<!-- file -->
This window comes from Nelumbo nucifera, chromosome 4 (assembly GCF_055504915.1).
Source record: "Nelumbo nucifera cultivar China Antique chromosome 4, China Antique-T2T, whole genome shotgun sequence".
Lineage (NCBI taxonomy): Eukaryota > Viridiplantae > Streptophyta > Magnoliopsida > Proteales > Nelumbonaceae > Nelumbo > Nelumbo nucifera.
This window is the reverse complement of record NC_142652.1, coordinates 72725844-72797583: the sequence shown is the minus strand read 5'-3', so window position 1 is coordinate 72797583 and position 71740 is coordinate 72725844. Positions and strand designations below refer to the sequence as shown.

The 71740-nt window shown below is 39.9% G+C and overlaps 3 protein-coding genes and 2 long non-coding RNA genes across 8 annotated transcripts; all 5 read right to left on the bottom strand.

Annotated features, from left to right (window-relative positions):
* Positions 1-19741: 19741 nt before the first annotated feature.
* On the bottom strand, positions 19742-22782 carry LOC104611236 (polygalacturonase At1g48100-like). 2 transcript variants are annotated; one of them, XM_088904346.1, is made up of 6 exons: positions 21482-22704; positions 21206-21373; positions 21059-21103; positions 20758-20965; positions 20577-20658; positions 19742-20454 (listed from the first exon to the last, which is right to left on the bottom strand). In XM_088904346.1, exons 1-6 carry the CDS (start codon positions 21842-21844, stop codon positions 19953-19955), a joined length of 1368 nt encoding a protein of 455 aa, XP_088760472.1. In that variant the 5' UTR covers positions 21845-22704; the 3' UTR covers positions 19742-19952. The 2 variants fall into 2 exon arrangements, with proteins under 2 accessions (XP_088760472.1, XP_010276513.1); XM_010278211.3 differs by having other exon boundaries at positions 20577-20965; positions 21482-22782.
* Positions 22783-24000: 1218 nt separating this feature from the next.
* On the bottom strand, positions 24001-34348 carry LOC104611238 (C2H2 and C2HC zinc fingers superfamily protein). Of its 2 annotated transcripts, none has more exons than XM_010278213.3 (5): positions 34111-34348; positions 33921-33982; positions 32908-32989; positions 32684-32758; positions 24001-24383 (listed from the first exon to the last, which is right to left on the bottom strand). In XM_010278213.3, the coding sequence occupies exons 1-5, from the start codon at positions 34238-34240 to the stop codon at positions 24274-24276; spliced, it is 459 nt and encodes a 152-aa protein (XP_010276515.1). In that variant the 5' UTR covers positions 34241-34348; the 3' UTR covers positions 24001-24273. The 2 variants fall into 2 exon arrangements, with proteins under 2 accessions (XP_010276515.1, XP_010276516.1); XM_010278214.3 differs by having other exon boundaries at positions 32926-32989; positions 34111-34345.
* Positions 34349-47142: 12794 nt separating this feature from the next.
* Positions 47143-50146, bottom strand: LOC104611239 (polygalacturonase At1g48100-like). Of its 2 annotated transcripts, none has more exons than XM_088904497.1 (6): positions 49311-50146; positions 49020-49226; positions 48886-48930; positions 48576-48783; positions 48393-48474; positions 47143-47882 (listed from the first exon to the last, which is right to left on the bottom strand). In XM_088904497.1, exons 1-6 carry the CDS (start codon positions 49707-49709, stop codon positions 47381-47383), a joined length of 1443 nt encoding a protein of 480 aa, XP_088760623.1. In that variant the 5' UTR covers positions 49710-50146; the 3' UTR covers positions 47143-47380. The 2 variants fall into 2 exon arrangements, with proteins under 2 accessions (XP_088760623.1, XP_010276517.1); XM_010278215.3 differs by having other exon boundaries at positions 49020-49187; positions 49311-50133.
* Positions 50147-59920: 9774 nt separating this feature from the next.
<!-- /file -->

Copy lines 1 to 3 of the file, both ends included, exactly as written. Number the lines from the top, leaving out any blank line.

This window comes from Nelumbo nucifera, chromosome 4 (assembly GCF_055504915.1).
Source record: "Nelumbo nucifera cultivar China Antique chromosome 4, China Antique-T2T, whole genome shotgun sequence".
Lineage (NCBI taxonomy): Eukaryota > Viridiplantae > Streptophyta > Magnoliopsida > Proteales > Nelumbonaceae > Nelumbo > Nelumbo nucifera.